The Web3 Playbook for Brands

    Beyond the world of NFTs, Web3 will offer brands strategic opportunities to drive growth, increase revenue, and build greater brand awareness.
    Beyond the world of NFTs, Web3 will offer brands strategic opportunities to drive growth, increase revenue, and build greater brand awareness.   Photo: Courtesy of Fortnite
    Ana AndjelicAuthor
      Published   in Technology

    Web3 is a new source of economic value. It’s a marketplace, a new revenue stream, a fuel for business growth and a source of competitive advantage. To explore the full potential of the Web3 economy for brands, here is a Web3 playbook (pictured above and populated with examples below).

    The playbook has four quadrants, and two axis. On the horizontal axis, there’s user focus and market focus. On the vertical axis, there’s incremental value-add and transformative value-add. Transformative value does not exist yet in the company. Incremental value add builds upon company’s existing products and services.

    This approach uses Web3 to add value to a brand’s existing business. For example, all recent NFT drops and Fortnite and Roblox brand activations belong in this category (this is the most populated quadrant). Here, Web3 is just another marketing and brand comms channel, but it has a potential to become a new revenue stream if it moves in any of the other three quadrants.


    This approach revolves around connecting products and services in a new way to create transformative value. Product value now resides in the service and experience designed around it, as is the case where value is in connecting physical and virtual worlds. The value for Fendi x Ledger is not only selling Silvia Venturini Fendi accessories at luxury fashion price, but in the crypto services that this accessories provide. In this way, Fendi is effectively designing behavioral change by connecting Web3 utility (digital asset management) and luxury design and brand power.

    Another scenario has been employed by LVMH, Microsoft and ConsenSys, a blockchain startup, to authenticate luxury goods through blockchain. The authentication platform, AURA, provides information on products from design to distribution, effectively protecting customers from buying counterfeit goods.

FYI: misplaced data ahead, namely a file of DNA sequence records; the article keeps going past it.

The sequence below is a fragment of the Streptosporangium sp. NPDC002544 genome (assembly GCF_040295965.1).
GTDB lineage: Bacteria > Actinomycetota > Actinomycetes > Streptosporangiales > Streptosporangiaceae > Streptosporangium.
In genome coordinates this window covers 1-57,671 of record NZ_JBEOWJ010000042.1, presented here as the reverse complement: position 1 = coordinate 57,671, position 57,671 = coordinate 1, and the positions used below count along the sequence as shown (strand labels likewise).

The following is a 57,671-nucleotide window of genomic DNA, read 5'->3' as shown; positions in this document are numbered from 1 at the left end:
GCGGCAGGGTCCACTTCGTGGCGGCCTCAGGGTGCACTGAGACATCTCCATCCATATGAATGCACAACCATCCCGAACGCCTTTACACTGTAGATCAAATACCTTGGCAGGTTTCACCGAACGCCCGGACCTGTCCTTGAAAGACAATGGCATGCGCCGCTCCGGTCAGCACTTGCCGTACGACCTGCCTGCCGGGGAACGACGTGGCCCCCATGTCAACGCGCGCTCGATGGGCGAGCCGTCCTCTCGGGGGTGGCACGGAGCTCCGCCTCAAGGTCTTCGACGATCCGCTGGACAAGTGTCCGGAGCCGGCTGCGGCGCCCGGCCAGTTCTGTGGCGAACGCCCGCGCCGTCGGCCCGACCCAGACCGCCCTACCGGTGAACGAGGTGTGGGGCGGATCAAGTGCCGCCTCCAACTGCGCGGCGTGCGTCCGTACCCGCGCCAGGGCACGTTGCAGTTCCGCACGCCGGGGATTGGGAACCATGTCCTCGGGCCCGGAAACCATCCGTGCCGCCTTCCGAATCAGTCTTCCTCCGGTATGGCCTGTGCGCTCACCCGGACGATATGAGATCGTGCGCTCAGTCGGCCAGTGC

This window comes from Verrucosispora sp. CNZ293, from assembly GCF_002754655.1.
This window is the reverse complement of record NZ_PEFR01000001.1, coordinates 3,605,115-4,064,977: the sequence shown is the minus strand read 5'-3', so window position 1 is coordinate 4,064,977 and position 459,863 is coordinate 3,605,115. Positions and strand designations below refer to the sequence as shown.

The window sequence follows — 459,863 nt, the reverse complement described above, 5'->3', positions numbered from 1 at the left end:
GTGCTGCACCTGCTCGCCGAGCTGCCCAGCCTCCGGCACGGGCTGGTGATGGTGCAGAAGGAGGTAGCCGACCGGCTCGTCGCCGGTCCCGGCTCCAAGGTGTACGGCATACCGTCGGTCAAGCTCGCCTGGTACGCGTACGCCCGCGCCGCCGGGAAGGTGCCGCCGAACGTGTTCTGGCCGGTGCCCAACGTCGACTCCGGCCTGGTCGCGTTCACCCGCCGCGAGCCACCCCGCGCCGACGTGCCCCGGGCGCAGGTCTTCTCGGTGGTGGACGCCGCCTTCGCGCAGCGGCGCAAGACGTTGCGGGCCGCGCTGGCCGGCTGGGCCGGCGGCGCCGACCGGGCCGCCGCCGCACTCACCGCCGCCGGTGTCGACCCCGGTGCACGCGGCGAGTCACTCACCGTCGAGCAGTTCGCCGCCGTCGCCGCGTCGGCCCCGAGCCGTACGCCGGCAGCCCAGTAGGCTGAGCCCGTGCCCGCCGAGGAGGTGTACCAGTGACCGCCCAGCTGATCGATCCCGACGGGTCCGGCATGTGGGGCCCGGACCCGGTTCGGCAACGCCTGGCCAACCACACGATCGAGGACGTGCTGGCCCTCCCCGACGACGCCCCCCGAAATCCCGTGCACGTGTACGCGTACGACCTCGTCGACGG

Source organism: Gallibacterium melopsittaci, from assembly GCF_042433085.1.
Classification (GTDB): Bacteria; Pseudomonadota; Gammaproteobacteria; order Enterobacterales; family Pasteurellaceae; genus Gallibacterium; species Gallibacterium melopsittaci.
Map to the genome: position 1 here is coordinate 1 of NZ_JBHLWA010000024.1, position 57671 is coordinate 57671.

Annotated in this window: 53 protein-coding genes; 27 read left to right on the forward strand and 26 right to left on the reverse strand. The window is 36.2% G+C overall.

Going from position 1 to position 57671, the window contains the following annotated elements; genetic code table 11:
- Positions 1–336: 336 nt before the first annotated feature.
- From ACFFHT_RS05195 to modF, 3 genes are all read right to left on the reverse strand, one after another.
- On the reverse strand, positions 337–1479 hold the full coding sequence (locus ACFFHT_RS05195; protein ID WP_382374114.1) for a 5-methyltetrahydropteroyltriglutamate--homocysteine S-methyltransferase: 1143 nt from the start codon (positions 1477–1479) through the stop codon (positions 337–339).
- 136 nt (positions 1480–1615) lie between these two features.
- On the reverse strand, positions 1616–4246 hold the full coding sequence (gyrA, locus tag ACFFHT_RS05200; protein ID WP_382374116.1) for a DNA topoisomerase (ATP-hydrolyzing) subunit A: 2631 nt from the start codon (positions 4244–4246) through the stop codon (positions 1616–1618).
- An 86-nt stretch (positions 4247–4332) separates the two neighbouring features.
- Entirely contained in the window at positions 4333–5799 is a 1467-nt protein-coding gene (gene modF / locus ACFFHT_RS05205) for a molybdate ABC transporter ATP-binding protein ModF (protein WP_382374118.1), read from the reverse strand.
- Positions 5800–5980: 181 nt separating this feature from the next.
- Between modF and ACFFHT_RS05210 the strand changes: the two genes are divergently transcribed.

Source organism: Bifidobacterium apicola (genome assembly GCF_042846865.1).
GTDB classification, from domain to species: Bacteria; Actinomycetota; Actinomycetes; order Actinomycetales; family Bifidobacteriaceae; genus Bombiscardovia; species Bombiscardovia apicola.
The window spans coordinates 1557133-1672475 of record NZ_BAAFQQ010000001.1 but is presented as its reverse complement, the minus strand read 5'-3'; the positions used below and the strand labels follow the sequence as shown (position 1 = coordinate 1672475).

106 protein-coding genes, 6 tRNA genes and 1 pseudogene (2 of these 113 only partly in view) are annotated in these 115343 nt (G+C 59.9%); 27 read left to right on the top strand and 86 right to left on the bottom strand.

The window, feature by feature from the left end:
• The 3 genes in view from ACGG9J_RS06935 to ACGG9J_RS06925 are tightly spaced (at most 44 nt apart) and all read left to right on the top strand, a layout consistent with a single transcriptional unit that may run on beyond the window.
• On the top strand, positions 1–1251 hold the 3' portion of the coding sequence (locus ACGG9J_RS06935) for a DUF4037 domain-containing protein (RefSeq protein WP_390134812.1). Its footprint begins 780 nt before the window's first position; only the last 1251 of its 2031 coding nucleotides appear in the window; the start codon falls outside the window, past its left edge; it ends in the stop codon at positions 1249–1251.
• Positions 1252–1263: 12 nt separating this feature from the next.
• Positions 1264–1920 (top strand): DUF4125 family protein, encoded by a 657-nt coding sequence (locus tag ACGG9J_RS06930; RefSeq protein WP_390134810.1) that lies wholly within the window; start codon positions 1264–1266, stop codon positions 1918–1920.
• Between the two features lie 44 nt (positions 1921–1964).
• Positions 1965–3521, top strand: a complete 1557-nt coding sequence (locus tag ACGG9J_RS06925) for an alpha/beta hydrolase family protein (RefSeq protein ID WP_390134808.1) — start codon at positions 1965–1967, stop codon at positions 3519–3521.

Or, Guerlain sold four original NFTs, commissioned from artists, to fund the creation of a self-sustainable agriculture laboratory garden and a 28-hectare biodiversity reserve.


    This approach revolves around customer-led innovation: providing customers with a new, better, different way of doing things in the additive manner. For example, OpenBazaar developed a decentralized blockchain utility to connect buyers and sellers without a middleman (and the associated charges). Tokenization of the ownership over physical products reduces e-commerce transaction costs. What is sold is a token representing a physical good, and payment protects both parties, reduces counterparty risk, and authenticates goods. When a buyer redeems a token, they get a physical good they bought, or they resell the token. This mechanism is a new way of building trust in retail marketplaces: instead of trusting Amazon or TheRealReal, buyers directly build trust with sellers, which opens all sorts of new opportunities for brand-building and commerce.